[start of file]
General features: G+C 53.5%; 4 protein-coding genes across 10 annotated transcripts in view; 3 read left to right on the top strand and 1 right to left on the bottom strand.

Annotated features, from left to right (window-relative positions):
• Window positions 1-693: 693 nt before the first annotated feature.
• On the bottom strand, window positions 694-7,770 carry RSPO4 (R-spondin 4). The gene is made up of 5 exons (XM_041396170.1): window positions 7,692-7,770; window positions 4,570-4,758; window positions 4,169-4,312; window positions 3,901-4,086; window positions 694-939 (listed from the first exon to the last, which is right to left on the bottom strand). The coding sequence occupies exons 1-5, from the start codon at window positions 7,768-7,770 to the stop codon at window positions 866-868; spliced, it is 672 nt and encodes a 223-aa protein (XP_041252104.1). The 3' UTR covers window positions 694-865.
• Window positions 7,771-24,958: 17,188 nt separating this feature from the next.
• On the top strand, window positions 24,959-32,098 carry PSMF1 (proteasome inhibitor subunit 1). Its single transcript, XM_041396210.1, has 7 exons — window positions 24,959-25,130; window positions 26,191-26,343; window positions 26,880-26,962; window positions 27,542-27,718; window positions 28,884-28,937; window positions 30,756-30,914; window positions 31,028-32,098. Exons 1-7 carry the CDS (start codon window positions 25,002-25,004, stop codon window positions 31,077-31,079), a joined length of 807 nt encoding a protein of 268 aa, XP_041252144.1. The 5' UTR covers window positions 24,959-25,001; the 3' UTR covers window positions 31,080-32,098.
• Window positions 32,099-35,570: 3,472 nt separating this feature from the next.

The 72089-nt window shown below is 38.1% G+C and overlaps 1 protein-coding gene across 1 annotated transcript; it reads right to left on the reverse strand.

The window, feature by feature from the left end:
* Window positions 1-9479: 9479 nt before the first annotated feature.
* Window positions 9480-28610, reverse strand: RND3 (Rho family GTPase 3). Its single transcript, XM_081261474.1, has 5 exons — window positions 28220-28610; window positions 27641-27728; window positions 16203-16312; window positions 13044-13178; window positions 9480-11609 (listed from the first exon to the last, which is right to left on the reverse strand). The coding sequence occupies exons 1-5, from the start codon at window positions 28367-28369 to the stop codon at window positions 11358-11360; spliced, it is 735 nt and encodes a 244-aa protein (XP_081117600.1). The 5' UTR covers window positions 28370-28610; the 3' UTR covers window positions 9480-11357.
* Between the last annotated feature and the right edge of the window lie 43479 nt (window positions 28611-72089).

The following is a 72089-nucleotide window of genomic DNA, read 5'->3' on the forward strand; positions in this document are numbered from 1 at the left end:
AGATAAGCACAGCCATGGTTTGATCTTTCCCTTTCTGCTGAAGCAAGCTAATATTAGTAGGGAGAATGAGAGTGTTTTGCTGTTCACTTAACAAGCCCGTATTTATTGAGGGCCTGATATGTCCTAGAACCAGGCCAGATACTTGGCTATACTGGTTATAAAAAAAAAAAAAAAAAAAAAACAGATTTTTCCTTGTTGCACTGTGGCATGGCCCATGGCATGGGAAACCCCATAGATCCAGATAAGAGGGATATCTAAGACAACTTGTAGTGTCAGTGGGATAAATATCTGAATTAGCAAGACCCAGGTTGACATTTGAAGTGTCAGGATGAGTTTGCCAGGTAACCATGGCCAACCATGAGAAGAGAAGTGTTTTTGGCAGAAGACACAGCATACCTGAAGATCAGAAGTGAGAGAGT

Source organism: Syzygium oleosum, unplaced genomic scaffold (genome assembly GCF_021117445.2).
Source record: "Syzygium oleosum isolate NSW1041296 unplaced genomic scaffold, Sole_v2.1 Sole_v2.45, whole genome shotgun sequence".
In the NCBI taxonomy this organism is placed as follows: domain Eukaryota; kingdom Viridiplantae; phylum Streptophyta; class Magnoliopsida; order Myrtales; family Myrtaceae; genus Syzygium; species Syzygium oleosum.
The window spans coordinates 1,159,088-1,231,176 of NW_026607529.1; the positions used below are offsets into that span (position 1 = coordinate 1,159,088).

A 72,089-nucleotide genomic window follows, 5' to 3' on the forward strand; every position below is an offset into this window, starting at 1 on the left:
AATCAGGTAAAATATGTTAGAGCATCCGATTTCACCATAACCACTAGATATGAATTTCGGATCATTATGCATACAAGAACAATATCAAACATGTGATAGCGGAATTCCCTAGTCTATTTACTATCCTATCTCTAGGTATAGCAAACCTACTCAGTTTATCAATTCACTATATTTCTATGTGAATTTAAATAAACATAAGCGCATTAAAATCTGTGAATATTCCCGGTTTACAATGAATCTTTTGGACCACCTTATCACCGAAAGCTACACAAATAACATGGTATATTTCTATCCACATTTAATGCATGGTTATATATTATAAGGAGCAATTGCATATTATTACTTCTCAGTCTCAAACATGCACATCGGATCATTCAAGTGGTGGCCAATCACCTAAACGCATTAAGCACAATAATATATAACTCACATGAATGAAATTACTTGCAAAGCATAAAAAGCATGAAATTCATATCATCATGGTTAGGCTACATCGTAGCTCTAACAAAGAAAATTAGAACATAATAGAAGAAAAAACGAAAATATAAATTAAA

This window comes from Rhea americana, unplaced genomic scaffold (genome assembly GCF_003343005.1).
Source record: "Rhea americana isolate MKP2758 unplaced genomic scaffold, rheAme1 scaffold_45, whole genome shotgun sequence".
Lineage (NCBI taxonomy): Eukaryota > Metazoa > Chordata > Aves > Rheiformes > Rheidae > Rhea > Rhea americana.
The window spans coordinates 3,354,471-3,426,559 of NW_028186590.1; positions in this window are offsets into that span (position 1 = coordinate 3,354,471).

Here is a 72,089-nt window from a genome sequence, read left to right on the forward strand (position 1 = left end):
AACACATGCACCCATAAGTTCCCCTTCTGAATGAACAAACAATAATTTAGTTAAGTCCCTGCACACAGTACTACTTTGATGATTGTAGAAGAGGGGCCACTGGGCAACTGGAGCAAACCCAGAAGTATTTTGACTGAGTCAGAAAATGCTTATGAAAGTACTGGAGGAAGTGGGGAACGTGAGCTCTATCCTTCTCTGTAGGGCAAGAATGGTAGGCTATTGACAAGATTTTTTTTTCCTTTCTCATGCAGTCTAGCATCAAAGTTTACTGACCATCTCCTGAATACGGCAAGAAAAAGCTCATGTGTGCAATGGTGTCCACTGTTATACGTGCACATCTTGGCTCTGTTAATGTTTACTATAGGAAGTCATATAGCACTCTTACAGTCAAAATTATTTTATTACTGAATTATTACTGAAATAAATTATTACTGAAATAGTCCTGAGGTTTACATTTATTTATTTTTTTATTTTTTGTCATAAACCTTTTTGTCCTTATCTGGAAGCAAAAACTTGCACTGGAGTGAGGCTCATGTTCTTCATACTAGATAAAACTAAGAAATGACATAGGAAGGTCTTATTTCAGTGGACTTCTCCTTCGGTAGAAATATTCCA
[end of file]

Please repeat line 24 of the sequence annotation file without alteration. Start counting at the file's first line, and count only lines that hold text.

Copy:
The window spans coordinates 3,354,471-3,426,559 of NW_028186590.1; positions in this window are offsets into that span (position 1 = coordinate 3,354,471).